A Surrey doctor will join patients and carers in Patagonia to raise awareness and funds for treating a little-known form of cancer.

Dr Pawel Kaczmarek lives in Carshalton and works at the NHS Surrey and Sussex Healthcare NHS Trust treating patients with Multiple Myeloma.

Multiple Myeloma, though a relatively common form of bone marrow cancer, is not very well known and can be "very challenging" to treat.

For both those reasons, extra funding and raising awareness about the disease is important in helping to look after patients, and that's what the Moving Mountains for Multiple Myeloma (MM4MM) project aims to accomplish.

Dr Kaczmarek joined previous MM4MM expeditions and has previously visited Mount Everest Base Camp, and has now set his sights on the group's next adventure, raising over US$7,000 ahead of the trek itself.

This will see a team of supporters, doctors and patients journey to Argentina and Chile next month for 8-9 days of trekking through the vast South American wilderness.

Home to some of the most spectacular mountains, forests and glaciers on the planet, Patagonia is also known for its harsh climate and powerful storms.

Your Local Guardian: The Perito Moreno Glacier in Patagonia, Argentina. Image via pixabayThe Perito Moreno Glacier in Patagonia, Argentina. Image via pixabay

So is Dr Kaczmarek up to the task?

"I've done the Mount Everest Base Camp Trek which was pretty tough. And even tougher trying to get back!

"I've been climbed a mountain in Borneo and in my leisure time I like going to the mountains with my kids.

"The trek is absolutely perfect for me I think," he said.

This certainly bodes well for trekking through the lands Bruce Chatwin famously journeyed to in search of their "absolute remoteness and foul climate".

Alongside Dr Kaczmarek, another myeloma doctor and four multiple myeloma patients who are currently in remission will help make up a 15-16 per team for the adventure.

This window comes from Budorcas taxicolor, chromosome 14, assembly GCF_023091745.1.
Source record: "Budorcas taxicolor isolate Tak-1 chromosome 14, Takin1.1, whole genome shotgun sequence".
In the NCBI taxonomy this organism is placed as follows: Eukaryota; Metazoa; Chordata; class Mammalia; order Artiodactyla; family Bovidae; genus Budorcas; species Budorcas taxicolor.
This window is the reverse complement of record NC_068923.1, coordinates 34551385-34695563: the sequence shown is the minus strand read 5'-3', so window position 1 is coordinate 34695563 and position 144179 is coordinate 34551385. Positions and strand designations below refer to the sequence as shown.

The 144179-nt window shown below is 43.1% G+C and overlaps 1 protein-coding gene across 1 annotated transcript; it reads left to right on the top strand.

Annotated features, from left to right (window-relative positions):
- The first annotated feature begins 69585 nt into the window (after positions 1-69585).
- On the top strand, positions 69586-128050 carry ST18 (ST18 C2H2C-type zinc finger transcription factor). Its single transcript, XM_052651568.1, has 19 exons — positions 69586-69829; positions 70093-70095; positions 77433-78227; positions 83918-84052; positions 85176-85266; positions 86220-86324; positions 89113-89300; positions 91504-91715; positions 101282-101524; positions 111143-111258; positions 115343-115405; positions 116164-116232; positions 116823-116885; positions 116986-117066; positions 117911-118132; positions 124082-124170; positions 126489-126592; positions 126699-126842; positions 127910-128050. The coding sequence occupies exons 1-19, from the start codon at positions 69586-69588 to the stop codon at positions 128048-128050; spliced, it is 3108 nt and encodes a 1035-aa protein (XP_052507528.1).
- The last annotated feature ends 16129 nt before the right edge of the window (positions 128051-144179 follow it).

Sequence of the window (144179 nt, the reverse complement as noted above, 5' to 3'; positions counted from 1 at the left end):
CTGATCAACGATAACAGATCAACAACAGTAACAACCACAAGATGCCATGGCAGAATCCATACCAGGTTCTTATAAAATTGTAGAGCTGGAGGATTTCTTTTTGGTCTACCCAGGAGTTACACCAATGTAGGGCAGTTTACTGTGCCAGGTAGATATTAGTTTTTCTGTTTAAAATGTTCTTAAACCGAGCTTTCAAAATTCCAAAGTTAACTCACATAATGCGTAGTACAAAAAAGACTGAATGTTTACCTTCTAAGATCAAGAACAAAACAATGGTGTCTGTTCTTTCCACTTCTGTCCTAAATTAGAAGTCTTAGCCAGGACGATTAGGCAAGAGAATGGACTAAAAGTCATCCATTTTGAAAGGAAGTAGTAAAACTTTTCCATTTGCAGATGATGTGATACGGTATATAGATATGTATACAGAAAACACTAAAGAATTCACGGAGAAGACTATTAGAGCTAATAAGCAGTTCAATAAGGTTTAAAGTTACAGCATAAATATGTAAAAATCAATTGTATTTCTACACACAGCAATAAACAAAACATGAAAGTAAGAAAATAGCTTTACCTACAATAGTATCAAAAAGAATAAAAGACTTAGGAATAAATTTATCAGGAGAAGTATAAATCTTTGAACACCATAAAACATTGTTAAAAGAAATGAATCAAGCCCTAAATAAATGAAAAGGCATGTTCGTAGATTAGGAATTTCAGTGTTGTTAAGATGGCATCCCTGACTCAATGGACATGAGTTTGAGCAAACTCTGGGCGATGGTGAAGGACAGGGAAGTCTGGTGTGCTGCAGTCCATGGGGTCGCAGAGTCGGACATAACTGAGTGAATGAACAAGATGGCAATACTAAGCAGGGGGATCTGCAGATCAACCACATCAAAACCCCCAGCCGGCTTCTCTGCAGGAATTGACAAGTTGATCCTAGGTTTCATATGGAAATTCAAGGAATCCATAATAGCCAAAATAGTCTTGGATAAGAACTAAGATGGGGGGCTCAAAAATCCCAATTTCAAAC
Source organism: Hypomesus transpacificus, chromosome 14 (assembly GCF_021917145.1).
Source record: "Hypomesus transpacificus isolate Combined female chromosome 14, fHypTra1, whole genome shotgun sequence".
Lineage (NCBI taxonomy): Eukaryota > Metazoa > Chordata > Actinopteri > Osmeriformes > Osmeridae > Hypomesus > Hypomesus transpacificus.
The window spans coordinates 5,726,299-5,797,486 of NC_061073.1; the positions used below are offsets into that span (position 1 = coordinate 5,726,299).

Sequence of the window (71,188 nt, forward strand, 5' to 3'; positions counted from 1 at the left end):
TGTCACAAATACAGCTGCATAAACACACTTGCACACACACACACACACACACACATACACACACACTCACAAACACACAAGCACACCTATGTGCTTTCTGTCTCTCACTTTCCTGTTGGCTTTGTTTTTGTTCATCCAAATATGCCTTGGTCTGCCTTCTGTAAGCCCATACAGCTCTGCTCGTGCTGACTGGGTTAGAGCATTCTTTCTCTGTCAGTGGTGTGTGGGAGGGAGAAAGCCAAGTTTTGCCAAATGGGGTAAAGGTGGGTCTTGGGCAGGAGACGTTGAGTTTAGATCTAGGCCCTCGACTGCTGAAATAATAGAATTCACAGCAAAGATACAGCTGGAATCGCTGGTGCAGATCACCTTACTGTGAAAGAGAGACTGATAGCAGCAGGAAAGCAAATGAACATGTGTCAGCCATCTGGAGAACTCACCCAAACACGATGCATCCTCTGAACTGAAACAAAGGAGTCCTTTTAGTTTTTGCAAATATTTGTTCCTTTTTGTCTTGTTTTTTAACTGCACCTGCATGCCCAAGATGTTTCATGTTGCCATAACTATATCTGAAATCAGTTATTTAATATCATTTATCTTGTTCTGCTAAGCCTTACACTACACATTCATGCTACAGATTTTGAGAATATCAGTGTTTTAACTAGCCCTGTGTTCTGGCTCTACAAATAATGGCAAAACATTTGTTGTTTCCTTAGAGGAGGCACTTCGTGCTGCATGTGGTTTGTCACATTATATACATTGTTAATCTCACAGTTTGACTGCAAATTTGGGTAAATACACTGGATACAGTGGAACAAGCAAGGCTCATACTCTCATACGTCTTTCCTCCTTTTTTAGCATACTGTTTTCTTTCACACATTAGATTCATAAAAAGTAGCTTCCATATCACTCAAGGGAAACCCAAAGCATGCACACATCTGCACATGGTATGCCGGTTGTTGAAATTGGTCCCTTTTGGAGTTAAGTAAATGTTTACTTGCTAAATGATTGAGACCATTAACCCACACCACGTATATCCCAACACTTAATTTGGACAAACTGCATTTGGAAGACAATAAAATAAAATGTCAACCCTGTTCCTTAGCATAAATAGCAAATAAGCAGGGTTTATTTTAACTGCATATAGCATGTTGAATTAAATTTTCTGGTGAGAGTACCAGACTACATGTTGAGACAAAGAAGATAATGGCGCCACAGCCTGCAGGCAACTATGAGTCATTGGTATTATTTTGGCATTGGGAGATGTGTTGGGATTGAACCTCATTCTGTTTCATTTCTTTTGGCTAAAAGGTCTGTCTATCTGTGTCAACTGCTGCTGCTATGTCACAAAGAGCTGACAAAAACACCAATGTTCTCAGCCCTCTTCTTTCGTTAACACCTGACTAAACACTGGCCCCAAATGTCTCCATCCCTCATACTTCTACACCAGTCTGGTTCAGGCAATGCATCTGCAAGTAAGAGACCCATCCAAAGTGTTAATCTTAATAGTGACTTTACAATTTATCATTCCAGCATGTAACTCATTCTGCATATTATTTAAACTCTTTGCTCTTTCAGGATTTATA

"We're raising money for Multiple Myeloma Research Foundation. It's a relatively common type of bone marrow cancer but you don't hear so much about it as is the case with say breast cancer, lung cancer or leukaemia.

"It's often an immensely challenging disease. When I was doing my first job I was told the overall survival rate for these patients was three years.

"Now we are slowly talking about curing Myeloma but it's a very challenging disease and we need specialized approaches for each patient.

"This year I turned fifty, and lost two patients of the same age to Multiple Myeloma, despite all that progress," Dr Kaczmarek pointed out.

His career in general and that experience in particular provided all the motivation he needs for when things get tough out there, as they are bound to at certain points during the trek.

Encompassing terrain like the upper slopes of several iconic Patagonian peaks including Cerro Fitz Roy, and the spectacular Perito Moreno glacier, some of the wildest landscapes on Earth will face the MM4MM team during the expedition.

While he appreciates its challenges ahead of time, Dr Kaczmarek sounds like he is ready for the task ahead.

"I'm doing this for my patients. I've received a lot of support from patients, their families and friends, but also from my colleagues both at work and beyond.

"I've received donations from Germany, the US and Poland, so we're spreading the news," he said.

To donate, go to Dr Kaczmarek's page on the Multiple Myeloma Research Foundation website https://endurance.themmrf.org/2019Patagonia/pawelkaczmarek